Forgiving The Unforgivable
The deeply personal story I’m going to share today is a difficult one to write as well as share. As a writer, I express my deepest feelings and emotions best through the written word. But this post is one of the most difficult I’ve ever written, and yet, it could be one of the most important. Important because although it deals with forgiveness and the importance of forgiveness in spiritual deliverance, it also deals with euthanasia. We hear a lot in the news anymore about euthanasia and infanticide don’t we? Well, Catholic or not — Christian or not — this is murder of our most vulnerable and I don’t understand how it can be viewed otherwise. Still, as much as we might believe these acts are morally wrong, we simply can’t know how emotionally and spiritually devastating such life events are until they touch our own lives. As personal as this post is, and as much as I’ve resisted sharing my story, I’m confident the Holy Spirit has put it on my heart to share to help another in some way. It’s a bit of a long story so bear with me, and let’s start at the very beginning.
It is no secret to those that follow my blog that I began a real spiritual battle beginning in January 2018, just about the time the book was set to go to the printer. As I moved forward in sharing my testimony through my memoir, it seemed as though I was being hit from every angle with obstacles and adversity of every imaginable kind. With the guidance of the Holy Spirit and some wise spiritual counsel, I confirmed it for what it was — the enemy attacking. In no way did the enemy want the book or the worship CD to go forward to glorify the Lord, and so, I was being targeted.
I tried all means of praying through it. But no matter how fervent my prayers the attack’s kept coming, and I found myself growing weaker, emotionally, mentally and then, physically. At my core, I knew that the enemy meant business. These demons were out to oppress and attempt to destroy me, and I do mean destroy me in every sense of the word. As many also know, I am devoted to Blessed Sacrament. I come weekly to sit with the Lord in a beautiful chapel at a Carmelite Monastery near my home. (See photo) It was during one of these visits about a month ago that I laid it all before the Lord — the heavy heart, ill health, and a world of troubles that weighed so greatly upon me.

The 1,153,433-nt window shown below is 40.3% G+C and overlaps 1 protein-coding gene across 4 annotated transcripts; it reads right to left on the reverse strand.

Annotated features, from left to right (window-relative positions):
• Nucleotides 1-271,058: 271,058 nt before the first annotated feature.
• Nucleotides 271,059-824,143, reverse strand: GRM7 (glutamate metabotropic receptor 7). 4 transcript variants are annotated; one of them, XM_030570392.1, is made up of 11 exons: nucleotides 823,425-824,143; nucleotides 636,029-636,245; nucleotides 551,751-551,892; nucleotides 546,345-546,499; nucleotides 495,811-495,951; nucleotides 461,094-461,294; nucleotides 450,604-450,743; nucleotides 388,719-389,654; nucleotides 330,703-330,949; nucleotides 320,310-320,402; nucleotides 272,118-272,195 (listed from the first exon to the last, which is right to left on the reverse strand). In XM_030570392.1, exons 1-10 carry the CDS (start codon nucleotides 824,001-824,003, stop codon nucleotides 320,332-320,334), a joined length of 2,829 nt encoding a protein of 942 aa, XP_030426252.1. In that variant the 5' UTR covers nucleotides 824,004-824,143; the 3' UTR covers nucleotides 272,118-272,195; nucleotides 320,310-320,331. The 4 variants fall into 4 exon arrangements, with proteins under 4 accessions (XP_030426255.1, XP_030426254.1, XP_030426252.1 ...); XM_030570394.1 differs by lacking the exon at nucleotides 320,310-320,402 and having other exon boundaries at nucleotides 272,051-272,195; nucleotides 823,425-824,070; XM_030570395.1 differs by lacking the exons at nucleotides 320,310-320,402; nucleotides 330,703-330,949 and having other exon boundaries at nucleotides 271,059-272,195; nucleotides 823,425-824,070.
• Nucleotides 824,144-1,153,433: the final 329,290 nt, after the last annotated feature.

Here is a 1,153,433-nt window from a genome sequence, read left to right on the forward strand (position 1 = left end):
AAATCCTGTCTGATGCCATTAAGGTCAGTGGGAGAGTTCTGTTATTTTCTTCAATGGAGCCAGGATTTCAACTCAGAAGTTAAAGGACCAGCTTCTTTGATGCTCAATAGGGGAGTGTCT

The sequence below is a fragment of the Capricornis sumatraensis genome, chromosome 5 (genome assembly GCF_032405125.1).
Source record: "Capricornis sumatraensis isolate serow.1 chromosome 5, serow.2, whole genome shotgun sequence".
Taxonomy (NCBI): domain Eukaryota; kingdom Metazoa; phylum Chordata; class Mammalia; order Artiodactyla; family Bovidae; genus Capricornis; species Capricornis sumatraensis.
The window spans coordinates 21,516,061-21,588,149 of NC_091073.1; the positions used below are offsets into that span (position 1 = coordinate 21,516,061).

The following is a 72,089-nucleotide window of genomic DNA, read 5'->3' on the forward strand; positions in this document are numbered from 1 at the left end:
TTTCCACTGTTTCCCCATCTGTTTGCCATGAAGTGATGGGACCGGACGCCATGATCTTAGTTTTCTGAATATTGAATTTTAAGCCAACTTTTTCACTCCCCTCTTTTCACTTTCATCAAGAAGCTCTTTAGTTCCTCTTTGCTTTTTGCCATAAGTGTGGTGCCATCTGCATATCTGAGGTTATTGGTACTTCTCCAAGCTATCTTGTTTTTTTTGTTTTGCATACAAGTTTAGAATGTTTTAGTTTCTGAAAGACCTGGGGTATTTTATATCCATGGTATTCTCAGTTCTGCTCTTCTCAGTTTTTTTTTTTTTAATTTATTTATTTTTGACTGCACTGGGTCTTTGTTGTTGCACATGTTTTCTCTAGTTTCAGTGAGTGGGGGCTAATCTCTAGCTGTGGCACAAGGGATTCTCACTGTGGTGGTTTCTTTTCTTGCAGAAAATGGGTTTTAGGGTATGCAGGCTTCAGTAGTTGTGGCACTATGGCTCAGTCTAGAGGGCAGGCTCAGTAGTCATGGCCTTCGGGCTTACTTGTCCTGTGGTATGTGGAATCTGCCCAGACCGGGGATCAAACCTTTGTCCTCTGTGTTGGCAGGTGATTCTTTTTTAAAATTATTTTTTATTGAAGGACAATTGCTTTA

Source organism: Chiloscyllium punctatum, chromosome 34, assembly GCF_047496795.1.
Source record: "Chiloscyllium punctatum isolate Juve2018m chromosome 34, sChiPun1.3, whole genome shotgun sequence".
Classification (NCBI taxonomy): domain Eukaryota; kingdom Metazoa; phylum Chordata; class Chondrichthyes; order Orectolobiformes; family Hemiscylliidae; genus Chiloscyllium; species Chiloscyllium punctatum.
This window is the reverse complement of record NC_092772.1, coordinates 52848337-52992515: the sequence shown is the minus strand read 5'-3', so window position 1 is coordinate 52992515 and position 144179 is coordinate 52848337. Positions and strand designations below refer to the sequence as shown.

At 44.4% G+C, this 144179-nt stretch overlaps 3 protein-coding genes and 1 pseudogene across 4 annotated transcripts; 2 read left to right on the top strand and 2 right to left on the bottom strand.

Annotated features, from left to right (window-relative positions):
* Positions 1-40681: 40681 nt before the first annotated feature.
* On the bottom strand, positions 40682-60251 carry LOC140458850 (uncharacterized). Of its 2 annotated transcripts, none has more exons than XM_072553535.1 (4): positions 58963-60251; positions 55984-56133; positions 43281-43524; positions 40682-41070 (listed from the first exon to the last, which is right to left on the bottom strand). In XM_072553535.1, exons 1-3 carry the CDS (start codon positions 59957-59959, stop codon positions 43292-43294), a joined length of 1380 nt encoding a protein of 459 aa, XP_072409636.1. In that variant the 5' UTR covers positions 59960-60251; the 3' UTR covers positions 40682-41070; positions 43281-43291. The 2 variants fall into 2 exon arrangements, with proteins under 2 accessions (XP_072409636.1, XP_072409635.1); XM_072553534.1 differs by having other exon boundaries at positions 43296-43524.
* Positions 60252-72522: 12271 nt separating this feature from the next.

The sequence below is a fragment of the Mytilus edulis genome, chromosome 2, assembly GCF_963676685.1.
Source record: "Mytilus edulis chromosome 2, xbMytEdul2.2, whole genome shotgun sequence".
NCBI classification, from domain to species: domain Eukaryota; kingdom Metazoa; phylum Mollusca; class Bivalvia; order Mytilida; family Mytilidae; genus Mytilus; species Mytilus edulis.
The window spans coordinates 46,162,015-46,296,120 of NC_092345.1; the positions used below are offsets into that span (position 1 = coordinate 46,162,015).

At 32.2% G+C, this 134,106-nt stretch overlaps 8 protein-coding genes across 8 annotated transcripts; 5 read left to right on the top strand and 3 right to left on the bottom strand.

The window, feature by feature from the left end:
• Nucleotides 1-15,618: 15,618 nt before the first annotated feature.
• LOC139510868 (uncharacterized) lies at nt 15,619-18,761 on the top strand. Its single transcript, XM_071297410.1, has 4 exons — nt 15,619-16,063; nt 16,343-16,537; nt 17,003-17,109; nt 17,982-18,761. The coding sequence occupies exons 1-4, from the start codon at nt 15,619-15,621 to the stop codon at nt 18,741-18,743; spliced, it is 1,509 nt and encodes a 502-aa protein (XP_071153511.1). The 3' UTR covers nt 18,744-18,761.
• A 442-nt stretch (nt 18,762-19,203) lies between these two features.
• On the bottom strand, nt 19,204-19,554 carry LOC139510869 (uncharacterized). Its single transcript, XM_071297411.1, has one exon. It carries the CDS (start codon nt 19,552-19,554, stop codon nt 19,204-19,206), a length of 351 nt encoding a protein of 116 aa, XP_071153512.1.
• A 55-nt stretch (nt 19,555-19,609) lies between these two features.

Bowing my head I silently prayed,“Help me Lord. I’m desperate here. My health is failing, and fast. I have so much work to do for you and I’m besieged with one health challenge after the other. How can I work for you effectively feeling this weak — emotionally and physically? I’ve begged for your mercy, your healing and for deliverance from my enemy. I’ve renounced the enemy and claimed the victory, which I do know is mine in the name of Jesus. Yet, I can’t find the breakthrough I so desperately need. What is your will in this, Lord? What is the lesson? What am I missing? Are you trying to teach or show me something? If so, I’m not understanding. Again Lord, I ask what is Your will in this?” When I was through and had emptied my heart, I sat in the silence of this sacred place, and listened for a long while. And it was then I heard the still small voice say,”Forgive him.” I knew immediately who the Lord was speaking of … my brother. And the thing I had to forgive him for was something that I believed to be so wrong, and so heinous that in my mind it was unforgivable. Memories of that day when the hurt was first inflicted rushed over me — memories that I’d tried so hard to forget.
In April 2018, my Mom died, or dare I say she was euthanized at the hand of my brother. She had been in a rehab facility and was doing relatively well. I had talked to her the evening before and she sounded good. It would be my last conversation with her. The next morning she suffered a brain bleed and was rushed to the hospital. When I got there she was unconscious. I immediately noticed she was wearing a bracelet that said ‘DNR’ or do not resuscitate. I didn’t understand why she’d be wearing such a bracelet. Did she have a living will that I was never told about? That seemed highly unlikely to me. Mom was a life-long Catholic that believed in the sanctity of life.
My big brother was there with many other members of the immediate family. It was explained to me by my aunt, that the doctor had said upon examining her at arrival that he “wouldn’t touch” the brain bleed at her age. Mom was 89. I inquired of the nurse why she didn’t have an IV, and was told they wouldn’t being giving her one. That meant of course no food, water, or her medication. Then the attending nurse took my brother and I into the hall to deliver the most devastating and shocking news of all. At my brother’s discretion, my mom was going to be given an injection to slow her breathing!